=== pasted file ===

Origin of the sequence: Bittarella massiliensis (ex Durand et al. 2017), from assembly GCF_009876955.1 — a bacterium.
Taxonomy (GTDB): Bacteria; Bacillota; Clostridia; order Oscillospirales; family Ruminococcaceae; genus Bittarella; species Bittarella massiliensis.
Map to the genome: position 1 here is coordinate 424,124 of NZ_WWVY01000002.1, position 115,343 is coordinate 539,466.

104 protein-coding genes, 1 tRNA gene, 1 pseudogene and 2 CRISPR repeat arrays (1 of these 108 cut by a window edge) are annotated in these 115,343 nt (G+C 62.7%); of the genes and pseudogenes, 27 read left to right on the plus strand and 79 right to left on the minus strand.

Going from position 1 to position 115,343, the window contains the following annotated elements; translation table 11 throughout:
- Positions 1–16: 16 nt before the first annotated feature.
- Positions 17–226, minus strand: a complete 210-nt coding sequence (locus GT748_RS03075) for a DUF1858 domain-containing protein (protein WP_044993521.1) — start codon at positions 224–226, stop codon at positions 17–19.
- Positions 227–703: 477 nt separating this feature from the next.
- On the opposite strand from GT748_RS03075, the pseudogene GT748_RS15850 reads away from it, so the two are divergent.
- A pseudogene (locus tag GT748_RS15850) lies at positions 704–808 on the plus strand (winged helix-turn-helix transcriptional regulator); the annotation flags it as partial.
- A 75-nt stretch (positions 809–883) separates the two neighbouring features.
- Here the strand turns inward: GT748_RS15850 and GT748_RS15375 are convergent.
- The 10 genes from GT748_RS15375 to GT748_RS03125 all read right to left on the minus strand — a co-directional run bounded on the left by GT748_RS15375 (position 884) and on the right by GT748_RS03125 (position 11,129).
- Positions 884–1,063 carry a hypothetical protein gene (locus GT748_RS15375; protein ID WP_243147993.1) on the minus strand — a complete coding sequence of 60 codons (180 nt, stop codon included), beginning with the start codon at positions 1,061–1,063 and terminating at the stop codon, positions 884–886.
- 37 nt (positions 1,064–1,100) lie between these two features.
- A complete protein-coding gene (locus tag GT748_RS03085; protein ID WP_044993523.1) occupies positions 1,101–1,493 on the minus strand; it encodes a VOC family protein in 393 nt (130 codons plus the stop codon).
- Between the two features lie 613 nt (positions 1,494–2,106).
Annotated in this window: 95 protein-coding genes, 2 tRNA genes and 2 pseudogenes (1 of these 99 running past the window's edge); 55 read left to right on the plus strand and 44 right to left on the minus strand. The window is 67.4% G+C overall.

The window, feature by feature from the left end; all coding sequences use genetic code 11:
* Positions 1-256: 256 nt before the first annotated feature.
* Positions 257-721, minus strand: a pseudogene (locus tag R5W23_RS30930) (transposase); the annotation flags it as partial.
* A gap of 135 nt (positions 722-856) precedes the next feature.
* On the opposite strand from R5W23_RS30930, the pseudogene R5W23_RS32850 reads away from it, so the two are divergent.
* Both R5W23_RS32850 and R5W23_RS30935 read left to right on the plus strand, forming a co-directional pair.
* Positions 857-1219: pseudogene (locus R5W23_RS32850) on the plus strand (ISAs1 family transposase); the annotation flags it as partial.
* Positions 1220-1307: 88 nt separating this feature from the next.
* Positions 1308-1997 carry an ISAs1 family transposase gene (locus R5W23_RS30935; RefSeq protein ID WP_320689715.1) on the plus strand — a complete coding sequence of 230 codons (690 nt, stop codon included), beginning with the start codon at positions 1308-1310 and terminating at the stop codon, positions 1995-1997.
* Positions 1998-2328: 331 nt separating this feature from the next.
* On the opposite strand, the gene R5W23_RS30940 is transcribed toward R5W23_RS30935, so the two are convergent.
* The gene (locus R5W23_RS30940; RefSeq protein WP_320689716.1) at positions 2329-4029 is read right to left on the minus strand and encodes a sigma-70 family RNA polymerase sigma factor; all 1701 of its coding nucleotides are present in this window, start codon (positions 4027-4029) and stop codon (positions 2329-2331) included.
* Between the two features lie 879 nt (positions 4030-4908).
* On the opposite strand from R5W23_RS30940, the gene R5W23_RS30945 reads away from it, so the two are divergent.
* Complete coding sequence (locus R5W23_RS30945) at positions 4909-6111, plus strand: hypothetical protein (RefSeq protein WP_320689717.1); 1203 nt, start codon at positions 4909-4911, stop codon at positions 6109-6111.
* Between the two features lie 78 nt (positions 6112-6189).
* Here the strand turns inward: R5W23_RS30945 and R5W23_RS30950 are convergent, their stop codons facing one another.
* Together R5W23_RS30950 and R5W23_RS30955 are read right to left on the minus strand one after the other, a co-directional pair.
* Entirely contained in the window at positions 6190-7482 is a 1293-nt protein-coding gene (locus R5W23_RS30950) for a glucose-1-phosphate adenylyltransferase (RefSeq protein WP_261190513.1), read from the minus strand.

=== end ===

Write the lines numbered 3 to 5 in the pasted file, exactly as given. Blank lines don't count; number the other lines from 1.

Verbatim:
Map to the genome: position 1 here is coordinate 424,124 of NZ_WWVY01000002.1, position 115,343 is coordinate 539,466.

104 protein-coding genes, 1 tRNA gene, 1 pseudogene and 2 CRISPR repeat arrays (1 of these 108 cut by a window edge) are annotated in these 115,343 nt (G+C 62.7%); of the genes and pseudogenes, 27 read left to right on the plus strand and 79 right to left on the minus strand.

Going from position 1 to position 115,343, the window contains the following annotated elements; translation table 11 throughout: